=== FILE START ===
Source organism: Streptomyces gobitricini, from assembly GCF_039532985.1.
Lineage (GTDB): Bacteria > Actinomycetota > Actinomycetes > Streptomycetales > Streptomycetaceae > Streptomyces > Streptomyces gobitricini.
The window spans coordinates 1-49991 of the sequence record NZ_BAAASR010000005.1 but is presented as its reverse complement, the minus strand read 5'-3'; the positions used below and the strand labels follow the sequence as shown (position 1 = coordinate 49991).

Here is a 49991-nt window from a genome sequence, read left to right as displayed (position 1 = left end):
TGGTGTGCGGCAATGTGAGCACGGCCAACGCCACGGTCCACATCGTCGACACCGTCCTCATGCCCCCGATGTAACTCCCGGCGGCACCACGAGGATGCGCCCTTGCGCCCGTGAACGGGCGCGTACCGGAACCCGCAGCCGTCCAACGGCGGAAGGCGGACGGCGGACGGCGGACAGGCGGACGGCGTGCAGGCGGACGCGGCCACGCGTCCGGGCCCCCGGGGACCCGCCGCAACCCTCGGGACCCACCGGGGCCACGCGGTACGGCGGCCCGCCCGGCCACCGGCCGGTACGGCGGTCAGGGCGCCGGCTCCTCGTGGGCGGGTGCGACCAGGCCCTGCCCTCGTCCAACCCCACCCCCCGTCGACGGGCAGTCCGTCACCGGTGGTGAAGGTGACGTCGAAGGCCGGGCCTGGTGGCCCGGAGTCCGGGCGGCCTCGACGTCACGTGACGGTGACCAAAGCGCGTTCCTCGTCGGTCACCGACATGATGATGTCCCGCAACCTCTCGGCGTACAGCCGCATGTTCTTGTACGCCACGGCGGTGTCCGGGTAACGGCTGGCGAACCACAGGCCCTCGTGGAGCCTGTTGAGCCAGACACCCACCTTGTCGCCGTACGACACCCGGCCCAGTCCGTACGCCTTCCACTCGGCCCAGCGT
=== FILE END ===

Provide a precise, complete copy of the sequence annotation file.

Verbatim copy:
Source organism: Streptomyces gobitricini, from assembly GCF_039532985.1.
Lineage (GTDB): Bacteria > Actinomycetota > Actinomycetes > Streptomycetales > Streptomycetaceae > Streptomyces > Streptomyces gobitricini.
The window spans coordinates 1-49991 of the sequence record NZ_BAAASR010000005.1 but is presented as its reverse complement, the minus strand read 5'-3'; the positions used below and the strand labels follow the sequence as shown (position 1 = coordinate 49991).

Here is a 49991-nt window from a genome sequence, read left to right as displayed (position 1 = left end):
TGGTGTGCGGCAATGTGAGCACGGCCAACGCCACGGTCCACATCGTCGACACCGTCCTCATGCCCCCGATGTAACTCCCGGCGGCACCACGAGGATGCGCCCTTGCGCCCGTGAACGGGCGCGTACCGGAACCCGCAGCCGTCCAACGGCGGAAGGCGGACGGCGGACGGCGGACAGGCGGACGGCGTGCAGGCGGACGCGGCCACGCGTCCGGGCCCCCGGGGACCCGCCGCAACCCTCGGGACCCACCGGGGCCACGCGGTACGGCGGCCCGCCCGGCCACCGGCCGGTACGGCGGTCAGGGCGCCGGCTCCTCGTGGGCGGGTGCGACCAGGCCCTGCCCTCGTCCAACCCCACCCCCCGTCGACGGGCAGTCCGTCACCGGTGGTGAAGGTGACGTCGAAGGCCGGGCCTGGTGGCCCGGAGTCCGGGCGGCCTCGACGTCACGTGACGGTGACCAAAGCGCGTTCCTCGTCGGTCACCGACATGATGATGTCCCGCAACCTCTCGGCGTACAGCCGCATGTTCTTGTACGCCACGGCGGTGTCCGGGTAACGGCTGGCGAACCACAGGCCCTCGTGGAGCCTGTTGAGCCAGACACCCACCTTGTCGCCGTACGACACCCGGCCCAGTCCGTACGCCTTCCACTCGGCCCAGCGT